Tuesday, January 12, 2010

tall flowers, low temperatures

As one approaches Lakewood Elementary, their attention is immediately drawn to the garden’s beautiful sunflowers. The small plants that were barely knee high at the beginning of December are now towering overhead. Some of these yellow headed beauties have reached ten feet or taller. With these massive flowers surrounding the entire perimeter of the garden, the peace patch seems incredibly surreal.

The tomato plants have grown tremendously as well, and are now filled with countless beautiful tomatoes on the verge of ripening. The weight of the tomatoes was actually bringing some of the plants down, and new support structures had to be added. Hopefully in the near future we will see these veggies turn from green to red, otherwise we might have to try our luck at preparing the southern delicacy of fried green tomatoes.

The sweet potato plant finally reached the end of its life cycle, after almost a year of unending growth. Thus, the delicious potatoes were ready to be harvested. The quantity of sweet potatoes was truly astonishing. Just as you thought that they were all out of the ground, another half dozen would soon be excavated. These delicious tubers varied in size, with some of the larger one’s able to rival squash and zucchini!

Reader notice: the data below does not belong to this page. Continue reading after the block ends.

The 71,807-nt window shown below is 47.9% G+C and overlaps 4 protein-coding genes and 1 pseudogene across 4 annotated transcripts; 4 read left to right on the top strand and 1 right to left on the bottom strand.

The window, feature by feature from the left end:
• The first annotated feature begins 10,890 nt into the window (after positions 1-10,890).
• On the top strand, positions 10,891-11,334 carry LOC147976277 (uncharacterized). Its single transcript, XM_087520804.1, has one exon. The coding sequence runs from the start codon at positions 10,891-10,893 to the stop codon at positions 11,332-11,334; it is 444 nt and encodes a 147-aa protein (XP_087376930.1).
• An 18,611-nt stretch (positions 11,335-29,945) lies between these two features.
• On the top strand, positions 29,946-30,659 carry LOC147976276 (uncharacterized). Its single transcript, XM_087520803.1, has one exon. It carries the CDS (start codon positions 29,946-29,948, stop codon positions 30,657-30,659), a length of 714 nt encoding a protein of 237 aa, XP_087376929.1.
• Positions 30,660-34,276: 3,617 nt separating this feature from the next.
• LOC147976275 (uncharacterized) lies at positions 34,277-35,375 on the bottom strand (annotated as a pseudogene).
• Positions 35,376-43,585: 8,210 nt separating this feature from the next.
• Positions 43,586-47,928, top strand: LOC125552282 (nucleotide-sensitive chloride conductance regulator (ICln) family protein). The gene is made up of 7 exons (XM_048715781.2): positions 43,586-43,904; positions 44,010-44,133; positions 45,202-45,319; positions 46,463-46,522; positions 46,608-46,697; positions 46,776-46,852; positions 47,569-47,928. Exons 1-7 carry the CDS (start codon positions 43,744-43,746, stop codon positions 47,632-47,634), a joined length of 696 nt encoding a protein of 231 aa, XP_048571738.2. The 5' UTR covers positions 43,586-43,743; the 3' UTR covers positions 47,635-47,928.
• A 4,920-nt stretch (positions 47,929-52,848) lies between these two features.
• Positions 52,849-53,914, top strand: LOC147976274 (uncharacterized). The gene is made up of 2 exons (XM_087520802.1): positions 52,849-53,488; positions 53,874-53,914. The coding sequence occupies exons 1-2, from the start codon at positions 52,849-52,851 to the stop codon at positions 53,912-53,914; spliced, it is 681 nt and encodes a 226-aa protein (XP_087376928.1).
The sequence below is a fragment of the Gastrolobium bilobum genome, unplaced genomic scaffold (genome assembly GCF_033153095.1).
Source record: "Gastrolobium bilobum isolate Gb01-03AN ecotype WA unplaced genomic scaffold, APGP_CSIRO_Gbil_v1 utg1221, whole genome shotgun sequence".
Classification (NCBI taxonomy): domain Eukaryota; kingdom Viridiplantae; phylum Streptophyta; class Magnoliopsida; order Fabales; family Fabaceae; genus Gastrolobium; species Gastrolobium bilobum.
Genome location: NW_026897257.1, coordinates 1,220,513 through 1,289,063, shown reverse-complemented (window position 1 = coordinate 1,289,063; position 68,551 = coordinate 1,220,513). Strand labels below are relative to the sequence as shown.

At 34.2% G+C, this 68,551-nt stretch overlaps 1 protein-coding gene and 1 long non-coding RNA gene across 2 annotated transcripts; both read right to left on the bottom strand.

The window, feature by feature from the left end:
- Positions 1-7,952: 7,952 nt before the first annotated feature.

The unbelievably cold weather that we received this week certainly took its toll on many of the plants in the peace patch. Unfortunately, many of the plants, such as the okra, Peppers and nasturtiums are simply not fit for the repeat days of below freezing temperatures. Other plants, however, such as the broccoli, snap peas, radishes and kale, seem to be unharmed by the Tundra-like conditions experienced in the south over the past few days. The Aloe Vera is another surprising survivor of the harsh weather. It is still questionable whether the tomatoes will be able to recover. As more and more plants reach the end of their growing cycle and as more beds become vacant, it is important to look forward to the spring, and remember that every ending is the making of a new beginning.

The Lakewood students are certainly ready for spring planting to begin. Everyday students have been walking past the garden, inquiring about what plants are going to be planted next and when they will be able to return to the garden and see the students of Eckerd College. Soon enough, the children will return to the garden and their laughter will be echoing off the massive walls of sun flowers.